"The concept of overlapping U.S., Chinese, Russian, Japanese, and South Korean security assurances leading to stronger security guarantees, plus economic incentives for Pyongyang, in exchange for a pledge not to develop nuclear weapons, appears to be moving in the right direction. . . . In order to achieve full North Korean compliance on the nuclear question, and convince it to put its nuclear program under international safeguards, the U.S. may need to engage in confidence-building measures and incentives, as well as conditional security assurances that ultimately lead to stronger security guarantees for Pyongyang through some form of a "non-aggression pact." North and South Korea can then work toward a confederal solution that would avoid an expensive and provocative "buy-out" of the North by the South, and that would likewise allay Chinese fears of possible U.S. military expansion north of the Yalu. At the same time, Washington will need to engage in real dialogue concerning North Korean violation of human rights and support for "terrorist" activities-much as it has done in the case of Libya."
American Global Strategy is one of the most interesting and creative volumes among the recent plethora of books on American grand strategy. Gardner is especially attuned to the complexity of the underlying dynamics shaping foreign policies abroad. He rejects, for example, the pedestrian clichâ€š that the United States and the European Union, despite holding common values, may continue to clash over foreign policy, noting frankly that "a clash in perspectives appears to be developing precisely because the U.S. and EU rank their values and interests very differently, and because their governmental structures, processes and goals are very different as well." Gardner argues that contrary to Francis Fukuyama's notion of the "end of history", which posited the triumph of the liberal democratic idea, Americans and Europeans have very different ideas of democracy, which, in turn, influence the ways they interact. The recognition of this reality is the prerequisite for the formulation of multilateral "concerts" where larger clashes are headed off and core national interests can be advanced through political and economic trade-offs.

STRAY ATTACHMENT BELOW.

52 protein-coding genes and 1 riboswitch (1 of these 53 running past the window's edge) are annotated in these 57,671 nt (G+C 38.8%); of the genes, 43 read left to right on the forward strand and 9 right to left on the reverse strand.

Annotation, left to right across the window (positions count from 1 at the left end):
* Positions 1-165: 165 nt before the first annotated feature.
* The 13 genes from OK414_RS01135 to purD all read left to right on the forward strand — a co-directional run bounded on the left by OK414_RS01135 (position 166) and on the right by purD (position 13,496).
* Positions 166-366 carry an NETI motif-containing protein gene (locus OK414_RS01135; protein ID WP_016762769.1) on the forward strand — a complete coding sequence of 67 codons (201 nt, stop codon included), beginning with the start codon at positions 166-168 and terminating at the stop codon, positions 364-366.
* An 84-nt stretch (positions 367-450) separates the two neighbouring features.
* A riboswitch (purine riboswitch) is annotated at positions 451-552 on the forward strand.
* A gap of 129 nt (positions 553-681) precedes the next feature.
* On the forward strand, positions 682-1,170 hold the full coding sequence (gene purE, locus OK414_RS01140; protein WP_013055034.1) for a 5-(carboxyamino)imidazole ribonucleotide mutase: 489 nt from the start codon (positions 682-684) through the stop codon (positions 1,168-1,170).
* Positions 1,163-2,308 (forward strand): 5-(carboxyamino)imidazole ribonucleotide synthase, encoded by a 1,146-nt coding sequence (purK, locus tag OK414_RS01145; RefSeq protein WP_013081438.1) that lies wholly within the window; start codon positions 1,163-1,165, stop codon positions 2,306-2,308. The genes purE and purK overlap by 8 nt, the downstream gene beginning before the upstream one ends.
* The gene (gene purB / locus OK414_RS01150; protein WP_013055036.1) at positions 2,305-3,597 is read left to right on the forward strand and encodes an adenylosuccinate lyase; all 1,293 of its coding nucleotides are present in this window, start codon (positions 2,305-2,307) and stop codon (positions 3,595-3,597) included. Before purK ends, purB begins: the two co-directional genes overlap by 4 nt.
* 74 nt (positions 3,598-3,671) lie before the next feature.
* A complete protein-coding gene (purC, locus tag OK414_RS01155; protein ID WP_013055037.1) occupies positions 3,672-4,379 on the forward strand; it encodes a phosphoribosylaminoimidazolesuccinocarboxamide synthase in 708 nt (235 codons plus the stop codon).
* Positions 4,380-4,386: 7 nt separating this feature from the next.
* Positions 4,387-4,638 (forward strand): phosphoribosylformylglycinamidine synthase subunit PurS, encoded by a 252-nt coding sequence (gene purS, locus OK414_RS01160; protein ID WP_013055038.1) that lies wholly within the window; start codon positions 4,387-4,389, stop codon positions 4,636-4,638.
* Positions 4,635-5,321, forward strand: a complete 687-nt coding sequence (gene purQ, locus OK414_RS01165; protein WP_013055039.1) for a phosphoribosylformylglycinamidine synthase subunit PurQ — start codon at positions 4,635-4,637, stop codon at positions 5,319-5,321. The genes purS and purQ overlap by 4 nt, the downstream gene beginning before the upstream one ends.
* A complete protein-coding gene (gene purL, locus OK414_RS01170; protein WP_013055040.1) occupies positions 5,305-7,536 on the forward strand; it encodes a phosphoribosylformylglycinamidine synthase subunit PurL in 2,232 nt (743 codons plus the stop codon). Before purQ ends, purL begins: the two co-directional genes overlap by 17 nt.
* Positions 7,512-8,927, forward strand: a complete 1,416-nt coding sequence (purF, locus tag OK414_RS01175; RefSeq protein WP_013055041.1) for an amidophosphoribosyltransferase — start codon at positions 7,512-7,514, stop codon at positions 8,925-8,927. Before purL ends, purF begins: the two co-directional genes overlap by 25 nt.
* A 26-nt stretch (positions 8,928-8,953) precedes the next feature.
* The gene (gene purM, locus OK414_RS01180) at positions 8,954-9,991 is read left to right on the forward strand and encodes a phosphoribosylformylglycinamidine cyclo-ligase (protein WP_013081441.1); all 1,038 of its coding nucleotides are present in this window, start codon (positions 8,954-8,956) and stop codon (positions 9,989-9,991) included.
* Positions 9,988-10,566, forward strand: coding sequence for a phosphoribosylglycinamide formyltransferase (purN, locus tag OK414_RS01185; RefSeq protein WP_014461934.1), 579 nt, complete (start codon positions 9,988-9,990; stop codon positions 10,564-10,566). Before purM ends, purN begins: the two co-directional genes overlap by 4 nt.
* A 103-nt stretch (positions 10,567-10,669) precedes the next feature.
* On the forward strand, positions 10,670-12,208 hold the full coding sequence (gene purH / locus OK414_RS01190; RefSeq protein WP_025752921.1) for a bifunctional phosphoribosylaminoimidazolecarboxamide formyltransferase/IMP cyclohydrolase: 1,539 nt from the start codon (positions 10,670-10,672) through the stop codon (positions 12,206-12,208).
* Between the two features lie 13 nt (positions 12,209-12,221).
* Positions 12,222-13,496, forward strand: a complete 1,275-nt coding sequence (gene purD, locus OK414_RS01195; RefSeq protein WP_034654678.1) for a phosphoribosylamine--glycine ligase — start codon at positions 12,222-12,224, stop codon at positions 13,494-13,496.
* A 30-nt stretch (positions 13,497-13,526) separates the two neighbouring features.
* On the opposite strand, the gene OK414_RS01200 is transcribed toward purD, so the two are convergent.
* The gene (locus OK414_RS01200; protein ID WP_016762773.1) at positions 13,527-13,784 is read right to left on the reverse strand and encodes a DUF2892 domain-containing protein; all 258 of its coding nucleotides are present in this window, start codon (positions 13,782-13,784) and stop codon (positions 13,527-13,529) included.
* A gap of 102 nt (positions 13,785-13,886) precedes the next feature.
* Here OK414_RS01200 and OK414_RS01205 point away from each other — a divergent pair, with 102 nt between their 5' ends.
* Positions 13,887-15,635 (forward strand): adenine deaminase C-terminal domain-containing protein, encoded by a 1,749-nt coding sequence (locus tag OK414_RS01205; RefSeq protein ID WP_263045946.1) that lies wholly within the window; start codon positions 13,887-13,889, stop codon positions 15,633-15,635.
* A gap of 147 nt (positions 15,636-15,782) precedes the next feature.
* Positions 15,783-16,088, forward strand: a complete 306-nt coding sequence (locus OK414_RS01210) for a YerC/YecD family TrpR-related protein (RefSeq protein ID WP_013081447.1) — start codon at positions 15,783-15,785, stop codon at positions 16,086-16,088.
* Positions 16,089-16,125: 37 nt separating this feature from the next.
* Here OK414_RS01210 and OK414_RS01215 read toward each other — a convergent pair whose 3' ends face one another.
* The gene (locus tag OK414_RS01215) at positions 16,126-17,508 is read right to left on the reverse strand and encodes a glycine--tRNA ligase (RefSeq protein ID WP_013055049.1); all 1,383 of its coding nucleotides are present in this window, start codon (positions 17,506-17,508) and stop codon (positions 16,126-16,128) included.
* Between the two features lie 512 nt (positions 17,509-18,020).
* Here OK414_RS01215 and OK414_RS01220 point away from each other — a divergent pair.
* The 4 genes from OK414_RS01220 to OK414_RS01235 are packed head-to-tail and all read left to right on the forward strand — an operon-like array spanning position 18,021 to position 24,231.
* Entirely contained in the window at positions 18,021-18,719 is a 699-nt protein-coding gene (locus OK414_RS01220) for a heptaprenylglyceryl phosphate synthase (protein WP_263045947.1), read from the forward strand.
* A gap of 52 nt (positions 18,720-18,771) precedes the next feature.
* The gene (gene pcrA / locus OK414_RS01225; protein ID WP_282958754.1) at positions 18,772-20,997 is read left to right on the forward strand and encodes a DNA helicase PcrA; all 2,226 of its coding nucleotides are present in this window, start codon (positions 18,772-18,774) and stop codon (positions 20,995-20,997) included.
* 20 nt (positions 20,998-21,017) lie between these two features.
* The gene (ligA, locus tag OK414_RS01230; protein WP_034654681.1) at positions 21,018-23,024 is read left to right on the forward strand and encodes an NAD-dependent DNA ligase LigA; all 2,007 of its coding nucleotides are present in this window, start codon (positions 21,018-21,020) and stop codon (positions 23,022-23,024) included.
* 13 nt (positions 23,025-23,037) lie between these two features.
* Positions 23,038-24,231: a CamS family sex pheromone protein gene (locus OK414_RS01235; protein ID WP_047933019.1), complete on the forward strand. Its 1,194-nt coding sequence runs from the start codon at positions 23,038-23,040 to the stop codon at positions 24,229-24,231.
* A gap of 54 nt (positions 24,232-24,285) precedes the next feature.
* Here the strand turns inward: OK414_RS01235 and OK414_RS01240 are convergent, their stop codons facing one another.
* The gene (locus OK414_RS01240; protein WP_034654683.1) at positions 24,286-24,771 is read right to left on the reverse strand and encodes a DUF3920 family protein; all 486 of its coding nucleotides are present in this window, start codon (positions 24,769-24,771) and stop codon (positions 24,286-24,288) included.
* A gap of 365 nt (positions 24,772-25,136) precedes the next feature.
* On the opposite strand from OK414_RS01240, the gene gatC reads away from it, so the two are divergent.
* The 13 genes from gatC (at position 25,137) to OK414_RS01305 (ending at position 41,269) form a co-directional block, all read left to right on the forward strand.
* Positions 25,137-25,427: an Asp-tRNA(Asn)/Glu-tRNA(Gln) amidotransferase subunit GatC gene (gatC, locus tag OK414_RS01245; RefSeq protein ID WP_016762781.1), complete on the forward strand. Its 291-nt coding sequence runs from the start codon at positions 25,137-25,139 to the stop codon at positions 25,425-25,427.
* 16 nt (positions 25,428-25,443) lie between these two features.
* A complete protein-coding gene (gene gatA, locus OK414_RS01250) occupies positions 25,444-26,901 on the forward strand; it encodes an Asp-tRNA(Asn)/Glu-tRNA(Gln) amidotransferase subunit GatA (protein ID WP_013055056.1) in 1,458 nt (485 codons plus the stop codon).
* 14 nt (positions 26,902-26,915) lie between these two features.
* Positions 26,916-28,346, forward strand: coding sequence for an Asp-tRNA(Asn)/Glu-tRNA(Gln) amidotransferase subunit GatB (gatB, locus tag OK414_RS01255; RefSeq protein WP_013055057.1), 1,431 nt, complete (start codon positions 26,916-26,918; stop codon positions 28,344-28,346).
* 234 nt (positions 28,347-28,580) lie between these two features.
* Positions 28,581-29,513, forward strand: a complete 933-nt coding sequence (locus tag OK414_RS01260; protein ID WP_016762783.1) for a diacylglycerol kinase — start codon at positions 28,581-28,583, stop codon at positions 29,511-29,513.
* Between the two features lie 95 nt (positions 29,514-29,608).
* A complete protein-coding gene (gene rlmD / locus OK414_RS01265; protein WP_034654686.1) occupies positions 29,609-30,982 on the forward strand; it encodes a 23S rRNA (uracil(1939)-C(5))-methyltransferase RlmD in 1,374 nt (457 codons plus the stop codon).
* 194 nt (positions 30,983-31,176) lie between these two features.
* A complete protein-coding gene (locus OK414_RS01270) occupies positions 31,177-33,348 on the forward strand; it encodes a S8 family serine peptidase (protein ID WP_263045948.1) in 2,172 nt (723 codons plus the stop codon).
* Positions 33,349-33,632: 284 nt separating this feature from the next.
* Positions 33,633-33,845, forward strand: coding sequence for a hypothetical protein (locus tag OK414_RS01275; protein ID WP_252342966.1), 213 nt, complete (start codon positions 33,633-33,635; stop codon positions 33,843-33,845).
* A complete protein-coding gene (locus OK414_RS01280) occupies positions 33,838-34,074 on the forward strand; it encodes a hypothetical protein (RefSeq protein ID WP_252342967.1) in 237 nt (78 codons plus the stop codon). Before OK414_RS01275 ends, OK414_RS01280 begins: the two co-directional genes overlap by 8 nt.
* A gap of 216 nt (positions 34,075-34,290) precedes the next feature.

He deserves credit also for advancing some intriguingly unconventional proposals, like dusting off the 1948 Vandenberg Resolution (which sought to initiate the North Atlantic Treaty Organization while simultaneously strengthening the UN's security capacities) and adopting it to today's circumstances. Where his case falters, however, is in its failure to explain how the new concert is going to come about. First, America's global position rests on a remarkable combination of economic, military, political and cultural power. So far, no other power has emerged that can treat with the United States on anything approaching a near-parity level across America's several dimensions of power, much less challenge its overall position. Second, hegemon though it might be, the United States does have its limits, one of which happens to be that it cannot force other countries into a concert, the very institution of which implies the consent of all those concerned, as the young Henry Kissinger pointed out five decades ago in A World Restored, his study of the post-Napoleonic European concert. The coming into existence of a "new global concert" is necessarily dependent upon the interests of other states and the strategies they adopt to pursue them. And if Washington and Brussels are, as Gardner suggests, "in the process of developing very different 'ideas' of democracy, which will strongly influence the ways in which they interact", what hope is there that the two will arrive at a consensus on a concert, much less that the regimes in Beijing and Moscow-to say nothing of those in Tehran and Pyongyang-will subscribe to such a Western-orchestrated concert?